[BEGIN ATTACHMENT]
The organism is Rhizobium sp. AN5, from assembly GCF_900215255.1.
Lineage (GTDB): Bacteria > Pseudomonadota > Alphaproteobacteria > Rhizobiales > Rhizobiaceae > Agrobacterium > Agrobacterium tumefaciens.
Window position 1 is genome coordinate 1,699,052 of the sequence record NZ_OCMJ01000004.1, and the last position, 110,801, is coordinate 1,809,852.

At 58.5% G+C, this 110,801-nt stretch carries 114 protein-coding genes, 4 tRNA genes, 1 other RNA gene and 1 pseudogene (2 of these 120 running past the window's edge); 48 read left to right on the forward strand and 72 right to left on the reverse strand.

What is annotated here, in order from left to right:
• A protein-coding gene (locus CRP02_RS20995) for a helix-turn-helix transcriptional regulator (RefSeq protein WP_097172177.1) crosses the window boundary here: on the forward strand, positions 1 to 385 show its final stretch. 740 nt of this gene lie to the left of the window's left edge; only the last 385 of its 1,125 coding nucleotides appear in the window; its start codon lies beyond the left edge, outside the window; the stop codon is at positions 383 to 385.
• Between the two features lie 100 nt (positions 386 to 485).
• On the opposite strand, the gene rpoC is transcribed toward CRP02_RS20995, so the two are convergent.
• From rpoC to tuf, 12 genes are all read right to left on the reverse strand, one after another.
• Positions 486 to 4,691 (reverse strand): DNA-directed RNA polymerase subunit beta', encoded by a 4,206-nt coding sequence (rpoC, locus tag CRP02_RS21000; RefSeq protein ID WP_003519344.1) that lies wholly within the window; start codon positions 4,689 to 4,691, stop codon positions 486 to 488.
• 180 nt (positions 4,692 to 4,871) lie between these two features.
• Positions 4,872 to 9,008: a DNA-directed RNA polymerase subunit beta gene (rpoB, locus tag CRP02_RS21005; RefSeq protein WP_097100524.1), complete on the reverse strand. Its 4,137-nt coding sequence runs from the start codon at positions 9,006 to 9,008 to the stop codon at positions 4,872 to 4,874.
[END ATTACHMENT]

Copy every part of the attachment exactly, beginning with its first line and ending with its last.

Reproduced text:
The organism is Rhizobium sp. AN5, from assembly GCF_900215255.1.
Lineage (GTDB): Bacteria > Pseudomonadota > Alphaproteobacteria > Rhizobiales > Rhizobiaceae > Agrobacterium > Agrobacterium tumefaciens.
Window position 1 is genome coordinate 1,699,052 of the sequence record NZ_OCMJ01000004.1, and the last position, 110,801, is coordinate 1,809,852.

At 58.5% G+C, this 110,801-nt stretch carries 114 protein-coding genes, 4 tRNA genes, 1 other RNA gene and 1 pseudogene (2 of these 120 running past the window's edge); 48 read left to right on the forward strand and 72 right to left on the reverse strand.

What is annotated here, in order from left to right:
• A protein-coding gene (locus CRP02_RS20995) for a helix-turn-helix transcriptional regulator (RefSeq protein WP_097172177.1) crosses the window boundary here: on the forward strand, positions 1 to 385 show its final stretch. 740 nt of this gene lie to the left of the window's left edge; only the last 385 of its 1,125 coding nucleotides appear in the window; its start codon lies beyond the left edge, outside the window; the stop codon is at positions 383 to 385.
• Between the two features lie 100 nt (positions 386 to 485).
• On the opposite strand, the gene rpoC is transcribed toward CRP02_RS20995, so the two are convergent.
• From rpoC to tuf, 12 genes are all read right to left on the reverse strand, one after another.
• Positions 486 to 4,691 (reverse strand): DNA-directed RNA polymerase subunit beta', encoded by a 4,206-nt coding sequence (rpoC, locus tag CRP02_RS21000; RefSeq protein ID WP_003519344.1) that lies wholly within the window; start codon positions 4,689 to 4,691, stop codon positions 486 to 488.
• 180 nt (positions 4,692 to 4,871) lie between these two features.
• Positions 4,872 to 9,008: a DNA-directed RNA polymerase subunit beta gene (rpoB, locus tag CRP02_RS21005; RefSeq protein WP_097100524.1), complete on the reverse strand. Its 4,137-nt coding sequence runs from the start codon at positions 9,006 to 9,008 to the stop codon at positions 4,872 to 4,874.